Extended deterrence has been a primary pillar of security strategy between the United States and South Korea since hostilities in the Korean War ended in an armistice in 1953.

As part of extended deterrence, the United States promises to provide a guarantee of security to South Korea by using its military forces, including nuclear forces, to deter attacks on the territories of the ally of East Asia and fight for it when an attack is launched.

When Yoon’s four-member delegation, led by his future foreign minister Park Jin, visited Washington in April, they discussed the deployment of strategic assets such as nuclear submarines and bombers in South Korea.

Park, who is up for confirmation by the National Assembly, served four terms in South Korea’s National Assembly where he served as a member and head of the foreign affairs and unification committee.

“The deployment of strategic assets is an important part of enhancing extended deterrence, and the question naturally came up during the discussions,” Park said after meeting with US National Security Advisor Jake Sullivan in Washington on May 5. april.

To ensure South Korea’s defense against the North, Yoon believes it is crucial that South Korea obtains intelligence-gathering capabilities, but said the South Korean military currently lacks the capabilities. enough to exploit the intelligence assets, which he says is necessary to have command authority in times of war. operation.

Yoon said, “The most important thing in commanding a wartime operation is intelligence, intelligence about an adversary.”

He continued: “We need to ensure a reasonable level of intelligence capabilities to conduct surveillance and reconnaissance operations that will allow [South Korea] to have command of a joint operation in time of war.

Since the end of the fighting in 1953, an American four-star general who commands American forces in Korea, as well as the United Nations Command and the ROK-US Combined Forces Command, has had wartime command control over the South Korean forces and approximately 28,500 American troops. troops stationed there.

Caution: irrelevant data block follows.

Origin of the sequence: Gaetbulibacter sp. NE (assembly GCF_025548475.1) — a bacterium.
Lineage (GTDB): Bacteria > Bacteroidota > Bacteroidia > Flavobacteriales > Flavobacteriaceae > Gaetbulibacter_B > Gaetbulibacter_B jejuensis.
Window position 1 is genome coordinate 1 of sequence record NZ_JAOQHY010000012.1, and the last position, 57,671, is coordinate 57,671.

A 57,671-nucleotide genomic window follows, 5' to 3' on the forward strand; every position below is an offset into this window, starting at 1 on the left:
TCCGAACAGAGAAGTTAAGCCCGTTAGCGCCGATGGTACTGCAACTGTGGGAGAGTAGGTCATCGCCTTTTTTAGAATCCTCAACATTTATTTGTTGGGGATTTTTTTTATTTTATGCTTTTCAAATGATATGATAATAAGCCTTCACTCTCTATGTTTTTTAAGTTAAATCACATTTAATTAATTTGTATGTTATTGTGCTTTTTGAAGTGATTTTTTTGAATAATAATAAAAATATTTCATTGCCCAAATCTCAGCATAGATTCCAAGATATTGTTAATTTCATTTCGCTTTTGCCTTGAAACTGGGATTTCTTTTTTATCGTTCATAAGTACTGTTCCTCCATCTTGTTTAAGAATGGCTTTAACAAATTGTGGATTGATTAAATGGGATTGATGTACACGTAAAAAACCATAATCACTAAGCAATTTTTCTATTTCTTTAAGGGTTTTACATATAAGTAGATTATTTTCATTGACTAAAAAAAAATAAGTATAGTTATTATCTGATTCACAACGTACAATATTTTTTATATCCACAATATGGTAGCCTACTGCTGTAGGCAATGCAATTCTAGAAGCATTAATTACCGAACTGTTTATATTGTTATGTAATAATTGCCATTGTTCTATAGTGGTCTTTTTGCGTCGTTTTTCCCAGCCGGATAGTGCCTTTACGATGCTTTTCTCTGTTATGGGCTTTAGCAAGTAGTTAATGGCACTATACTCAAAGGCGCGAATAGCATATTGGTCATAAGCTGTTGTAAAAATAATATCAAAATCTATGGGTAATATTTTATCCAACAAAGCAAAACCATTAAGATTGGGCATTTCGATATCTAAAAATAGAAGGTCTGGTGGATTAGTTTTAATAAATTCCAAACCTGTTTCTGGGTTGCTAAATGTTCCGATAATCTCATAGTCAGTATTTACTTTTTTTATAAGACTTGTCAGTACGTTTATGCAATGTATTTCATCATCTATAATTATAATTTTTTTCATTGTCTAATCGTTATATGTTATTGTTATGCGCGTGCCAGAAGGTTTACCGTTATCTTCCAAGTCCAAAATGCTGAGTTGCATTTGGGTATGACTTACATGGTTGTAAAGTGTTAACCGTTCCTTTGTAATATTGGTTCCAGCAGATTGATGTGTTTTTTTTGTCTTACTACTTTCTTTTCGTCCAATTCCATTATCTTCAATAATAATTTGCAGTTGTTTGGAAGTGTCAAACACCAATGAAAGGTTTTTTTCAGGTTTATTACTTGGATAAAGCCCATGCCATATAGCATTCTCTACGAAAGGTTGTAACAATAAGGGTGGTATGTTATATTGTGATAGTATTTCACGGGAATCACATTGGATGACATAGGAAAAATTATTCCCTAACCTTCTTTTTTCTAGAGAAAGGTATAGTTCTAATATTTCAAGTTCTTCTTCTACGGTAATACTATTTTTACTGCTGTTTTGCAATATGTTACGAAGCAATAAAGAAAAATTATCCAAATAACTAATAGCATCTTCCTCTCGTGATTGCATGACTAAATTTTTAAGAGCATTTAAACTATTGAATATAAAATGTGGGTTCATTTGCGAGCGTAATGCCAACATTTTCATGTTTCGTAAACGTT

Moon tried to speed up the process of transferring command authority for wartime operations from the United States to South Korea.

South Korean Defense Minister Suh Wook said the allies had created the “necessary conditions” for the transfer of the Combined Forces OPCON during a joint press conference with the US Secretary of Defense, Lloyd Austin, March 18.

But Yoon said, “We lack sufficient preparation to harness intelligence assets”, which he said were essential to commanding a wartime operation.

He added: “The issue of returning operational control in wartime [to South Korea] should depend on which factors are most effective in winning a war.

Regarding expanding diplomatic ties with North Korea, Yoon did not rule out a summit with North Korea.

“There’s no particular reason to avoid a summit,” Yoon said.

However, such a leaders-level meeting would be based on talks producing substantial results on North Korea’s denuclearization, he said.

“If a summit ends with ‘demonstration demonstrations’ without concrete or substantial results on denuclearization or providing economic support to North Korea, it will not help advance inter-Korean relations and denuclearize the North Korea,” Yoon said.

“If North Korea renounces nuclear weapons, accepts nuclear inspections, carries out irreversible denuclearization, then programs that will significantly improve North Korea’s economic situation will be considered and prepared. [to be offered to North Korea],” He continued.

To help the North Korean people, Yoon believes South Korea must work with the international community to find comprehensive responses to human rights abuses around the world.

“Rather than limiting [South Korea’s] response to human rights violations by North Korea, when there is a collective violation of human rights around the world, and when violations are committed by any government authority or political force, then the community international [including South Korea] must cooperate and respond so that the norms-based international order can be maintained,” Yoon said.

Yoon believes that South Korean activists who defend the human rights of North Koreans should be able to continue their activities without interference from Seoul, unless the groups’ efforts endanger South Koreans.

“I don’t think it’s appropriate for any government to forcibly regulate the activities of non-governmental human rights organizations toward North Korea, lest those activities offend North Korea,” he said. Yoon.

“The current South Korean government has legally prohibited the dissemination or sending of information to North Korea. I think that is a mistake unless the ban is absolutely necessary to protect the safety of South Koreans living near the North Korean border,” he added.